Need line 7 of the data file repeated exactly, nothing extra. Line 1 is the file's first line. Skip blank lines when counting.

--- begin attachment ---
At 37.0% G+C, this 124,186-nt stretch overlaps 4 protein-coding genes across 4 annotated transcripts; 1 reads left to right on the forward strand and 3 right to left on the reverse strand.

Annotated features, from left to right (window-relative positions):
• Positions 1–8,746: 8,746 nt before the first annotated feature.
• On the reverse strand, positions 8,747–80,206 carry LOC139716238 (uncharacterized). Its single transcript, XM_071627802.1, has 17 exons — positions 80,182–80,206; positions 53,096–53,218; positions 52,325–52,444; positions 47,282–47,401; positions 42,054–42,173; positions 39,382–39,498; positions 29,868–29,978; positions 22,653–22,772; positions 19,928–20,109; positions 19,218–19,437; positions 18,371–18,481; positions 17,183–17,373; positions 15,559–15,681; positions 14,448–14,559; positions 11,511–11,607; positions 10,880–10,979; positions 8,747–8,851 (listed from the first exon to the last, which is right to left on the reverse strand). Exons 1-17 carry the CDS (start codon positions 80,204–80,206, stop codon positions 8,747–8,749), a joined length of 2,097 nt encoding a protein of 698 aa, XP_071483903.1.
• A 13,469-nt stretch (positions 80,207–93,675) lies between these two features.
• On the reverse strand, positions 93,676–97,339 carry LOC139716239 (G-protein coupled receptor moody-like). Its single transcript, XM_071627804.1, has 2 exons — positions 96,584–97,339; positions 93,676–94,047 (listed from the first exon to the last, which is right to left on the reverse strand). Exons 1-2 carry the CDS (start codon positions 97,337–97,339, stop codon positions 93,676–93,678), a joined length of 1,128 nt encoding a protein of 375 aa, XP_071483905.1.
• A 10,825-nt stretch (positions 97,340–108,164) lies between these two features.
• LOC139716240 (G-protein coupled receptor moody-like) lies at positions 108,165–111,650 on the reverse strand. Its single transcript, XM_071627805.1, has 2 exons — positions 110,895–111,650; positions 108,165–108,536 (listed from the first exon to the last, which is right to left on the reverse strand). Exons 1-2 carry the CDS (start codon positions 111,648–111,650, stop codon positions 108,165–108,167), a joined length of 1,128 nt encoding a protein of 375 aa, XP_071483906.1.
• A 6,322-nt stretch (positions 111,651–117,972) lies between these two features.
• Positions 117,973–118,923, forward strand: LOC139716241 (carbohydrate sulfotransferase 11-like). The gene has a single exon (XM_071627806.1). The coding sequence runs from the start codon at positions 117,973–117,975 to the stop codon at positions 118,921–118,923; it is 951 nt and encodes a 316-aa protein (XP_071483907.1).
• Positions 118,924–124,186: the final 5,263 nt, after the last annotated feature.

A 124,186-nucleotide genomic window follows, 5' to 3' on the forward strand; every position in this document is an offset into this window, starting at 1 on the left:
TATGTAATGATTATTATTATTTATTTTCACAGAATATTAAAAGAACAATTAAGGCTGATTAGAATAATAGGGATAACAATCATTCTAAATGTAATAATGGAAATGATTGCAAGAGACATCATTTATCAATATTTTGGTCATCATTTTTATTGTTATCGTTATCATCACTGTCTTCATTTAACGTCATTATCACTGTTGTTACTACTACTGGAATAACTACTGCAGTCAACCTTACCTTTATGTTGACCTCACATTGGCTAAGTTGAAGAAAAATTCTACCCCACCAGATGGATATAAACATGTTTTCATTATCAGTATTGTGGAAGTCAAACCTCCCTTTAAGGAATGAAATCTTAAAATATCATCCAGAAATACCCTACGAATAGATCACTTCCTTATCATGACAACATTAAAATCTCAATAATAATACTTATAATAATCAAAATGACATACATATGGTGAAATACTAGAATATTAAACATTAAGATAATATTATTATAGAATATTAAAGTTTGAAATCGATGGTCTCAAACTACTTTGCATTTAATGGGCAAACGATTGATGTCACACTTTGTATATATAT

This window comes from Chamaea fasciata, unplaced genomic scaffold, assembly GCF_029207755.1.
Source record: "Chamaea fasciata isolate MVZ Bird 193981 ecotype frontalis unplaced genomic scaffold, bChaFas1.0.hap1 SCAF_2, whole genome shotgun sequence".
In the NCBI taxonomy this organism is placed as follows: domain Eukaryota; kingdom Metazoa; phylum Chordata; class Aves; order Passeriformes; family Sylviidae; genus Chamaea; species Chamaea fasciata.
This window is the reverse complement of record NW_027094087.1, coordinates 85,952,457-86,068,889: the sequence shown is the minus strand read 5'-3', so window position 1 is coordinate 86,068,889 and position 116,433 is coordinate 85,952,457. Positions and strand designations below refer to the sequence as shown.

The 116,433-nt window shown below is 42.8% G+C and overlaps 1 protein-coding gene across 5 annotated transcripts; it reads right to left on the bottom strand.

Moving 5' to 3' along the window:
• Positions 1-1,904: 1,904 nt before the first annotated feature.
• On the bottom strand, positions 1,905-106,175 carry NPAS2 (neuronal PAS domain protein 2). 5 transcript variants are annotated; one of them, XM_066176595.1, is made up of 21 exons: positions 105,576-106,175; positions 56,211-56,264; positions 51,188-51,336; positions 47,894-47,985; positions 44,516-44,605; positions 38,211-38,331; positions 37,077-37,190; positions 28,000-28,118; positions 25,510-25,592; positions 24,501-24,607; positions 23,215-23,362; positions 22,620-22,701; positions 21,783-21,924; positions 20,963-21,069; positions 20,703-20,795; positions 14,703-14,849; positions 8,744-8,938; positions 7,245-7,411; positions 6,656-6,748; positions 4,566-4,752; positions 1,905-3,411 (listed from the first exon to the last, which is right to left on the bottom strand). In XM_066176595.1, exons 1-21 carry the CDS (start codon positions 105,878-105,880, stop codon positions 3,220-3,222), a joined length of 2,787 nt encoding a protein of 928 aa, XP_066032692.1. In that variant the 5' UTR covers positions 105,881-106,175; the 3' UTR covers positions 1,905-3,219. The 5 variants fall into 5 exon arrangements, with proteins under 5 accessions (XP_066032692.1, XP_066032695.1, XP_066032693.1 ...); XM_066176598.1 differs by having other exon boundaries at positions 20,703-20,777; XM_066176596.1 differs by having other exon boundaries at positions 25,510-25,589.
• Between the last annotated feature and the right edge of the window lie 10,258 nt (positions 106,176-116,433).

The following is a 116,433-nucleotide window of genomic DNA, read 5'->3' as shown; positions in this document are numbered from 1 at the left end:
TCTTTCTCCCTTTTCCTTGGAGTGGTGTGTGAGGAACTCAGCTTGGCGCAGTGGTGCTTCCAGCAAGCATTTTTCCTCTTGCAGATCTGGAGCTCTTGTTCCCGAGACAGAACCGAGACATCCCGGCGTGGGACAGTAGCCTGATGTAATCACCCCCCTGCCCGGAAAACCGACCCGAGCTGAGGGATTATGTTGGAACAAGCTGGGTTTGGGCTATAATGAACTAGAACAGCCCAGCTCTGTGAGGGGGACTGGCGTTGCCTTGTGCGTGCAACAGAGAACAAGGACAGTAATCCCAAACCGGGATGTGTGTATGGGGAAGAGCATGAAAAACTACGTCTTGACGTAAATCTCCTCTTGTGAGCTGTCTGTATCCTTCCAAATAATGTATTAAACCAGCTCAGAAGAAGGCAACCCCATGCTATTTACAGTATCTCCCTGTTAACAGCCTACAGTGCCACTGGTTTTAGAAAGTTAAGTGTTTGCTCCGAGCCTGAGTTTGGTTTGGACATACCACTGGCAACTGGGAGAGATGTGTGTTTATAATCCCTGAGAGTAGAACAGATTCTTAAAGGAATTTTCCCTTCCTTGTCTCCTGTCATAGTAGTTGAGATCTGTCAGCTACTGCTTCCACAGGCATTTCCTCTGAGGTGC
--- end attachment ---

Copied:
• A 10,825-nt stretch (positions 97,340–108,164) lies between these two features.